A new crop of science centers designed by architects tackle the task of reinventing the laboratory.

Icahnbody.jpg The Carl Icahn Laboratory at Princeton University.  Credit: Rafael Viñoly Architects PC

Architecture is not science and, to the dismay of many of its appreciators, it’s not art. Still, it borrows from both: Science, in particular, has profoundly influenced architects, informing their knowledge of materials, geometries, volumes and natural forms. Still, beyond the fundamentals, architecture owes a great debt to the language of science, which has become a dominant discourse of our times. Architects may produce shapes modeled on fractals or conceivably sit down at a drafting board after imbibing a few pages of chaos theory.

Newer structures often have an obvious analog in elements of the natural sciences: a butterfly wing, a ribcage, a microscopic pattern enlarged to a grand scale. Adrian Forty writes in his book, Words and Buildings: a Vocabulary of Modern Architecture, that “...since the scientific metaphors employed in architecture are drawn from such a diversity of scientific fields, from natural sciences as well as physical sciences and mathematics, the cumulative effect is to suggest the unlikeness of architecture from science in general.” Most architects would prefer not to take sides—instead feeling free to borrow from technology and sculpture, poetry and engineering.

In recent years, architects have also been called upon to devise new buildings, in which scientists will research, experiment, theorize, discuss, reevaluate and present findings. Architect Louis Kahn, one of the pioneers in designing monumental science buildings, was both celebrated (for the Salk Institute in La Jolla, CA) and derided (for the Richards Medical Center at the University of Pennsylvania) by the researchers housed in his monumental designs of the 60s. In the post-Kahn design world, iconic buildings designed with the sciences in mind have lost traction, replaced with traditional structures built to support the sciences—typically utilitarian, homogenous and passable as a hospital or nameless corporate office.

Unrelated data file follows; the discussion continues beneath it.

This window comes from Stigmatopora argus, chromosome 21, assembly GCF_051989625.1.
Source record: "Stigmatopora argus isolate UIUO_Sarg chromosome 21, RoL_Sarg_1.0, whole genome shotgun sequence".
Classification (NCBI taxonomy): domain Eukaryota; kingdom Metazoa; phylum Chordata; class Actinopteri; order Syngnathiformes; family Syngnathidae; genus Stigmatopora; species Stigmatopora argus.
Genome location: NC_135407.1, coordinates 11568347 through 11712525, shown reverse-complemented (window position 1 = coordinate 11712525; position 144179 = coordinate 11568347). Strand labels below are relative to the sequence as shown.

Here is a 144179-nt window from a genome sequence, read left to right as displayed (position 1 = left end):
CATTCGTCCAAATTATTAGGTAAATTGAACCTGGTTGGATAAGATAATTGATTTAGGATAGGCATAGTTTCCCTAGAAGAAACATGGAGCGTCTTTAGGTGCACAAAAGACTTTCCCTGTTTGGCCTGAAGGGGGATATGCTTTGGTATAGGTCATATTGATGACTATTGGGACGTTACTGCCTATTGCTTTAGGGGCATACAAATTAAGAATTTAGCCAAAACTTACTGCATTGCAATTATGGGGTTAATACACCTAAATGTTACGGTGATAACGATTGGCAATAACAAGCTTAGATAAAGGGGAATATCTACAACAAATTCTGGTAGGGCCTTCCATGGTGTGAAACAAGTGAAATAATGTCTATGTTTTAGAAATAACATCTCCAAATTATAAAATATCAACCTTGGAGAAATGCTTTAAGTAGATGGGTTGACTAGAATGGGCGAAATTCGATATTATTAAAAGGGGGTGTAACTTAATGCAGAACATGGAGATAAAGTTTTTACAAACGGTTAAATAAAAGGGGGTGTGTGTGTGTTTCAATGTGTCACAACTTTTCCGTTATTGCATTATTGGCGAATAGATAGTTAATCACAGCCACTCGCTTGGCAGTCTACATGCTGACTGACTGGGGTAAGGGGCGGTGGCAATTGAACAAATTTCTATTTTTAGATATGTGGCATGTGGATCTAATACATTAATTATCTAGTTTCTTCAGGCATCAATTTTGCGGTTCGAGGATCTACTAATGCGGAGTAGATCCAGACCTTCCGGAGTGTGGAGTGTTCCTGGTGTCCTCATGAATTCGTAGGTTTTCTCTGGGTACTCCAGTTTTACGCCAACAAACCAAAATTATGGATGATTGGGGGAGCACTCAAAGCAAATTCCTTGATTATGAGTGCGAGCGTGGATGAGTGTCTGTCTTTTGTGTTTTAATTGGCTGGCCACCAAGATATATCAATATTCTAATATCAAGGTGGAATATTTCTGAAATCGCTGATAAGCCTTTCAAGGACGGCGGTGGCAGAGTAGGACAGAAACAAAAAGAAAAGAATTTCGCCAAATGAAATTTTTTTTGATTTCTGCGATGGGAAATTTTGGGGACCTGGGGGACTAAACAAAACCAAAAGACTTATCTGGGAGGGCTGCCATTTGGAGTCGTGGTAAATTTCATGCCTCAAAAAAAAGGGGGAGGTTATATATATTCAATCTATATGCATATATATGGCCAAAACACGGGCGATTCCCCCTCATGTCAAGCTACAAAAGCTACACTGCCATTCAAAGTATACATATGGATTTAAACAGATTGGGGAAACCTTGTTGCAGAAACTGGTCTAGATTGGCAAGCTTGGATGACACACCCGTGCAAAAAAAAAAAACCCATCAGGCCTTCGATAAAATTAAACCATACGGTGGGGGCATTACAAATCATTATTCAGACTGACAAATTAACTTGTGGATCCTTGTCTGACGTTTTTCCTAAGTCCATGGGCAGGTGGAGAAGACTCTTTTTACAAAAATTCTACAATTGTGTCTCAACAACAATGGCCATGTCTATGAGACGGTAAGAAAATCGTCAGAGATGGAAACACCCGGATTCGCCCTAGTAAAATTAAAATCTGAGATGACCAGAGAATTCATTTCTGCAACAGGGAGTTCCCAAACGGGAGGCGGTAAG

The buildings presented here signify a new and radical experiment, finding their inspiration in Kahn’s work. All of them are meant to serve a social, rather than symbolic, function, giving form to the latest high-minded and urbane scientific inquiries: exploring the mysteries of how humans think, how the universe works and the further unraveling of man’s most basic building blocks. Architecture’s task—with its collage of concrete, steel and glass—is to position the scientist in a cultural space (even if the researchers put up a fight). The dream is that they will do away with the drab, often windowless structures where the search for truth often takes place, and introduce an interactive world swathed with natural light, inspiring shapes and the occasional sightline peeking into another colleague’s lab.

How architecture and science will define each other through this encounter is still to be seen, but it begins a dialogue that places architecture in a position to enable science to reach further into the unknown and come up with answers to life’s mysteries. Even more provocative is the possibility that this new architecture may somehow determine or influence the science conducted on the inside.